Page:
Work to transform the CPA licensure model will continue in earnest after the National Association of State Boards of Accountancy (NASBA) announced that its board of directors has voted unanimously to support the advancement of the CPA Evolution initiative.
The AICPA governing Council also voted to support CPA Evolution in May. The initiative, a joint effort of the AICPA and NASBA, will transform the CPA licensure model to recognize the rapidly changing skills and competencies that are required of CPAs today and in the future.
Under the new licensure model, each CPA candidate will be required to exhibit core skills in accounting, auditing, tax, and technology (see the graphic, “Core-Plus-Discipline Model”). In addition, each candidate will be required to show more in-depth skills and knowledge in one of the following three areas.
- Tax compliance and planning;
- Business reporting and analysis; or
- Information systems and controls.
Regardless of the discipline chosen, each successful candidate will get the same CPA license. The CPA Exam will be restructured to accommodate this core-plus-discipline licensure model, with a goal of launching a new exam in January 2024.
It’s expected that the exam still will be no more than 16 hours, and candidates still will be required to pass four sections, including their chosen discipline. The length and content of each section of the exam will be determined through a CPA Exam practice analysis.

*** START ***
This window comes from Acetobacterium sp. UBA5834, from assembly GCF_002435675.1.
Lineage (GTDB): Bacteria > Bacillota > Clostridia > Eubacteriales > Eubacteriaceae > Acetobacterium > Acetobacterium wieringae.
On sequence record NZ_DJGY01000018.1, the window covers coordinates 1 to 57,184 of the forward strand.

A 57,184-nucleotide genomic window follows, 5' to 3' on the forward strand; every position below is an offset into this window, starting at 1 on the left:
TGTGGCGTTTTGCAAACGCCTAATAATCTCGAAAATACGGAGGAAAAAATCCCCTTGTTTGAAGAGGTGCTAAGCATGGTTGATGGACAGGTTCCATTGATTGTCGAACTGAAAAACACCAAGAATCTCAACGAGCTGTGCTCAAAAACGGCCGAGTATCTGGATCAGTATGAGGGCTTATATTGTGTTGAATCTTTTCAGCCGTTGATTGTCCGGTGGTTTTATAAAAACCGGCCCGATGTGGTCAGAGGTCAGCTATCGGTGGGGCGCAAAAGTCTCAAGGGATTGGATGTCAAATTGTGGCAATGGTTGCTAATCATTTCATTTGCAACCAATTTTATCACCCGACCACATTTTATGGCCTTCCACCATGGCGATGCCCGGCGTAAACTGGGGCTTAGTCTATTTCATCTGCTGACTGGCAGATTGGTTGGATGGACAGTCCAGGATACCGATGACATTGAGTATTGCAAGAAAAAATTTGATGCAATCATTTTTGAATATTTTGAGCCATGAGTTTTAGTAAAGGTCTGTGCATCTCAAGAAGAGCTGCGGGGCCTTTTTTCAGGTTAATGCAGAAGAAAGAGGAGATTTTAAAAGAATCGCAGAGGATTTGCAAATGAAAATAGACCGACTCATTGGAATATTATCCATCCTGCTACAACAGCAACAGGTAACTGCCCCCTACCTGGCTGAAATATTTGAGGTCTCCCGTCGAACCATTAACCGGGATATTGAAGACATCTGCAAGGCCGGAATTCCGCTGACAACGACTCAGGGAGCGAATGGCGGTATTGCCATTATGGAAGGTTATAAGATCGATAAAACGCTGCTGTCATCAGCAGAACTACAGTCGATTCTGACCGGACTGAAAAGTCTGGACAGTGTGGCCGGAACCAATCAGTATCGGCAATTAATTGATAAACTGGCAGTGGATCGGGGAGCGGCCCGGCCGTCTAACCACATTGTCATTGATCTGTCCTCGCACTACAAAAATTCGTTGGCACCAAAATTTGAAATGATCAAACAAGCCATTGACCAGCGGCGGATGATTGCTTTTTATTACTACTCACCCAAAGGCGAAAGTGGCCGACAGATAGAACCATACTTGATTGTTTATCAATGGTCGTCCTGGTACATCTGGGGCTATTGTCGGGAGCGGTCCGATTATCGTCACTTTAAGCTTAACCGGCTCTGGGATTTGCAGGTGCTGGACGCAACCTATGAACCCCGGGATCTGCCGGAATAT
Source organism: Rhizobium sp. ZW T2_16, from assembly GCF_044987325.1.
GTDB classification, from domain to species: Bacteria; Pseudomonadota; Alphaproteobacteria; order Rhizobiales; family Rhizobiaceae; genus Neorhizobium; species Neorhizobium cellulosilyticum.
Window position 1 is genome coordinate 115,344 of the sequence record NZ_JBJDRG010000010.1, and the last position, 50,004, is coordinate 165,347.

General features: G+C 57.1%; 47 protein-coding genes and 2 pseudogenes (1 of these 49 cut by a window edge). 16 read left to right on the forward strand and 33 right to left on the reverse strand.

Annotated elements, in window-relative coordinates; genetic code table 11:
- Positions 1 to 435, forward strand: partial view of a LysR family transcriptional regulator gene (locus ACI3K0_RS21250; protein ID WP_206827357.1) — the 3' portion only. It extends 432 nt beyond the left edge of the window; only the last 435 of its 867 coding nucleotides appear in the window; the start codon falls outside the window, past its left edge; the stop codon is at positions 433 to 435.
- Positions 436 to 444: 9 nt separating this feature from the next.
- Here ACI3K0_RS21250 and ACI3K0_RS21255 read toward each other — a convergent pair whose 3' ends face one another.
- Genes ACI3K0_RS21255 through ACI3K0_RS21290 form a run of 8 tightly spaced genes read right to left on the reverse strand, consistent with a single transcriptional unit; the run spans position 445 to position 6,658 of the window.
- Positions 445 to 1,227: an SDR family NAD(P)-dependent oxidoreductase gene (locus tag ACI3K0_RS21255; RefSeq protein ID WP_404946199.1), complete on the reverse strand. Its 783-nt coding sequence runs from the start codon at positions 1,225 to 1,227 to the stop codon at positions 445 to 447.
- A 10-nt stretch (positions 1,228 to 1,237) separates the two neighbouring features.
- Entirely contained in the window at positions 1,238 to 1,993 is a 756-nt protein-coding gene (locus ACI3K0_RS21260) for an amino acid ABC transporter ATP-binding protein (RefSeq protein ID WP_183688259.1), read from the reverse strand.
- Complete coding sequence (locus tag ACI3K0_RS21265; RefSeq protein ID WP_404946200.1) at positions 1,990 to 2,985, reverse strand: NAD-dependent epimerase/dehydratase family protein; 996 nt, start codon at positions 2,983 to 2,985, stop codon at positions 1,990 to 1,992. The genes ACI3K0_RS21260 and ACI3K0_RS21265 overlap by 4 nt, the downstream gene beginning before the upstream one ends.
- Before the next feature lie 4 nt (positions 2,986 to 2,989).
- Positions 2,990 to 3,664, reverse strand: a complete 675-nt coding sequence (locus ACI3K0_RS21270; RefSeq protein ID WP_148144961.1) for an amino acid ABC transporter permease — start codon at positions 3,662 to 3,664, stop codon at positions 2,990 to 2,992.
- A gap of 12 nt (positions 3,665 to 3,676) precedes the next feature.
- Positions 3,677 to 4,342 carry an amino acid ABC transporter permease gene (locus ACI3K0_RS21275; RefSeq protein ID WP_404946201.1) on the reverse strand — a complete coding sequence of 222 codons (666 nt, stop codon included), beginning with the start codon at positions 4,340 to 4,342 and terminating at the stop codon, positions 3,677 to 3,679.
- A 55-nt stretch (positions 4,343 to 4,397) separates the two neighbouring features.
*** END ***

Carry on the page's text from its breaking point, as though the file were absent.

The AICPA and NASBA plan to work together with stakeholders from across the profession to implement the new licensure model. Resources will be developed to help educators position their students for success under the new model, and a gap analysis will be conducted to determine the differences between what is being taught today and what will be tested on the exam under the new model.
Current CPA candidates still will be able to sit for the current CPA Exam until the new exam launches. The AICPA and NASBA will work with stakeholders to develop a transition plan for candidates who have started but not finished the CPA Exam by January 2024.
The new model is designed to:
- Be responsive to feedback by requiring all candidates to demonstrate strong core competencies.
- Enhance public protection by producing candidates who have the deep knowledge necessary to perform high-quality work.
- Be adaptive and flexible, helping to future-proof the CPA as the profession evolves; and
- Result in one CPA license.
As procedures historically performed by newly licensed CPAs are being automated, offshored, or performed by paraprofessionals, entry-level CPAs are doing work that requires deeper critical thinking, problem-solving, and professional judgment.
The CPA Evolution initiative is designed to equip newly licensed CPAs with the skills and competencies they will need as practice continues to evolve.
— Ken Tysiac (Kenneth.Tysiac@aicpa-cima.com) is the JofA’s editorial director.